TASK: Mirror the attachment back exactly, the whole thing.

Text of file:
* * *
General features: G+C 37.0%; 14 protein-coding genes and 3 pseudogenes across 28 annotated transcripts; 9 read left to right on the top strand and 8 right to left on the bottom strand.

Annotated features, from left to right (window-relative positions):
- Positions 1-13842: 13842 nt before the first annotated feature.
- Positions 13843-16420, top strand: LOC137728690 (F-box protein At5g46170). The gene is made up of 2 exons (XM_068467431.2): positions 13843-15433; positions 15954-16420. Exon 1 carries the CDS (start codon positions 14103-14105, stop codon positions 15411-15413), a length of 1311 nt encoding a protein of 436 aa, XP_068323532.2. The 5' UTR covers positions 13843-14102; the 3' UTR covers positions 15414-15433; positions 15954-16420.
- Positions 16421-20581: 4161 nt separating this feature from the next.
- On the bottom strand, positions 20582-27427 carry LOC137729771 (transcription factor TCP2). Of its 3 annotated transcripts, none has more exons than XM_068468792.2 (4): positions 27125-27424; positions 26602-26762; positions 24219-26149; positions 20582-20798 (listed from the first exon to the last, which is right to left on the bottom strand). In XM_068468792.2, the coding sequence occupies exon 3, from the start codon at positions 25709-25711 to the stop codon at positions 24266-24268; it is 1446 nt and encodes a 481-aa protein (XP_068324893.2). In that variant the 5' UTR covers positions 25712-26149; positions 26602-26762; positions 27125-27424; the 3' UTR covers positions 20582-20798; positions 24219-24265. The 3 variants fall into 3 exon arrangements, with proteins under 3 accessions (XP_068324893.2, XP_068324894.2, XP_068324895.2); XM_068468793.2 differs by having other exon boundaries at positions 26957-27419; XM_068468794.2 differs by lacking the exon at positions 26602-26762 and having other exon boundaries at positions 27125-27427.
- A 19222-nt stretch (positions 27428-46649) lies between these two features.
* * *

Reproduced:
General features: G+C 37.0%; 14 protein-coding genes and 3 pseudogenes across 28 annotated transcripts; 9 read left to right on the top strand and 8 right to left on the bottom strand.

Annotated features, from left to right (window-relative positions):
- Positions 1-13842: 13842 nt before the first annotated feature.
- Positions 13843-16420, top strand: LOC137728690 (F-box protein At5g46170). The gene is made up of 2 exons (XM_068467431.2): positions 13843-15433; positions 15954-16420. Exon 1 carries the CDS (start codon positions 14103-14105, stop codon positions 15411-15413), a length of 1311 nt encoding a protein of 436 aa, XP_068323532.2. The 5' UTR covers positions 13843-14102; the 3' UTR covers positions 15414-15433; positions 15954-16420.
- Positions 16421-20581: 4161 nt separating this feature from the next.
- On the bottom strand, positions 20582-27427 carry LOC137729771 (transcription factor TCP2). Of its 3 annotated transcripts, none has more exons than XM_068468792.2 (4): positions 27125-27424; positions 26602-26762; positions 24219-26149; positions 20582-20798 (listed from the first exon to the last, which is right to left on the bottom strand). In XM_068468792.2, the coding sequence occupies exon 3, from the start codon at positions 25709-25711 to the stop codon at positions 24266-24268; it is 1446 nt and encodes a 481-aa protein (XP_068324893.2). In that variant the 5' UTR covers positions 25712-26149; positions 26602-26762; positions 27125-27424; the 3' UTR covers positions 20582-20798; positions 24219-24265. The 3 variants fall into 3 exon arrangements, with proteins under 3 accessions (XP_068324893.2, XP_068324894.2, XP_068324895.2); XM_068468793.2 differs by having other exon boundaries at positions 26957-27419; XM_068468794.2 differs by lacking the exon at positions 26602-26762 and having other exon boundaries at positions 27125-27427.
- A 19222-nt stretch (positions 27428-46649) lies between these two features.